The Queen’s Silver Jubilee was marked with the creation of the Jubilee Walkway, an integral part of which was the introduction of pedestrian access along the south bank of the Thames, known as Queen’s Walk.
As part of preparations for the Diamond Jubilee thirty five years later Lambeth Council made the decision to have the area ‘smartened up’. Part of this operation was to replace the worn resin bound surfacing on the Queen’s Walk between Waterloo and Blackfriars bridges. The surfacing needed to be laid in time for the Jubilee celebrations which would attract many tourists, particularly for the Jubilee Pageant when crowds would line the banks of the Thames watching over 1,000 vessels participate in a flotilla from Battersea to Tower Bridge..
FM Conway were contracted to lay new resin bound surfacing to 2700 square metres of the 5 metre wide pathway and Sesame Gold aggregate was selected to brighten up the route.
The RonaDeck Resin Bound Surfacing System was supplied as a two-component UV stable polyurethane resin, the two components were mixed with a slow speed drill and paddle before being added to a large forced action mixer containing the Sesame Gold aggregate blend. FM Conway spread the RonaDeck Resin Bound Surfacing to level and smoothed the surface with a steel float. The finished surface was ready for foot traffic within four hours.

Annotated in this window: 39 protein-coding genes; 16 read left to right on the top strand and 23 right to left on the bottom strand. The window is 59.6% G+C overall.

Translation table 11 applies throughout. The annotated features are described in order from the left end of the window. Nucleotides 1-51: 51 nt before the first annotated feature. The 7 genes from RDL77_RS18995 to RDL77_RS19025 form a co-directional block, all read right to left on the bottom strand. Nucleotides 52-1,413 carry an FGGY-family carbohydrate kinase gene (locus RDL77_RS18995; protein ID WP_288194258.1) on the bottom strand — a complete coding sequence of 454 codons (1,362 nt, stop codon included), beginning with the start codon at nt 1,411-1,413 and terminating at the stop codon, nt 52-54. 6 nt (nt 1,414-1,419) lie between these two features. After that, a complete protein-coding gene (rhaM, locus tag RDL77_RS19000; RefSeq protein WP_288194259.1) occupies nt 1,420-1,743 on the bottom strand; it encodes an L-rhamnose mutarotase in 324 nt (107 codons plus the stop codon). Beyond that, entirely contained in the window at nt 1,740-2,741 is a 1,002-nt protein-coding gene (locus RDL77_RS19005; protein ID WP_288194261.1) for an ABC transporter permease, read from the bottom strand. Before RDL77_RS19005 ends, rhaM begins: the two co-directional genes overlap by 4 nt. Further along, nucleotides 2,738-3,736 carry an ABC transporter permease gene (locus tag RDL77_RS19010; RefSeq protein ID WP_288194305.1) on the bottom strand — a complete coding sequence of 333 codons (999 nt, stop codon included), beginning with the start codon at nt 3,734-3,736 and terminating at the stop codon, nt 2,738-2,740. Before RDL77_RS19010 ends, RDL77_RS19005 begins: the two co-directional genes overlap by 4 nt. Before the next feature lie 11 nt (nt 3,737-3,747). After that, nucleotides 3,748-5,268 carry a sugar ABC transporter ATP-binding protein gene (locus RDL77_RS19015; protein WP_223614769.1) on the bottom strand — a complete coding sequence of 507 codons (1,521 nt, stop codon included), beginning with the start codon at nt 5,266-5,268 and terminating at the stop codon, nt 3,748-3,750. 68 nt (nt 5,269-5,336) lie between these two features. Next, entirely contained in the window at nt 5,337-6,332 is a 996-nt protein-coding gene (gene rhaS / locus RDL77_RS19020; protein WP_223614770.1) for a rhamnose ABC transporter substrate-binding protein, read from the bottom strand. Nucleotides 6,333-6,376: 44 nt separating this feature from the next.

Ronadeck Resin Bound Surfacing satisfies SuDS requirements, allowing rainwater to quickly and easily drain through the porous surface, avoiding puddling. Slip testing shows risk of slip to be generally low, an important consideration for a busy walkway.
The resin bound surfacing was completed in time for the crowds to watch the Jubilee Pageant. Now the ‘golden path’ provides a route which takes tourists and commuters past many well known buildings and locations in the capital city. Starting at Waterloo Bridge it runs past the National Film Theatre and the National Theatre through Gabriel’s Wharf, past the IBM building and London Television Centre alongside Bernie Spain Gardens and through Oxo Tower Wharf passing the art-deco Oxo Tower and Sea Containers House, finishing at Blackfriars Bridge close to the Tate Modern.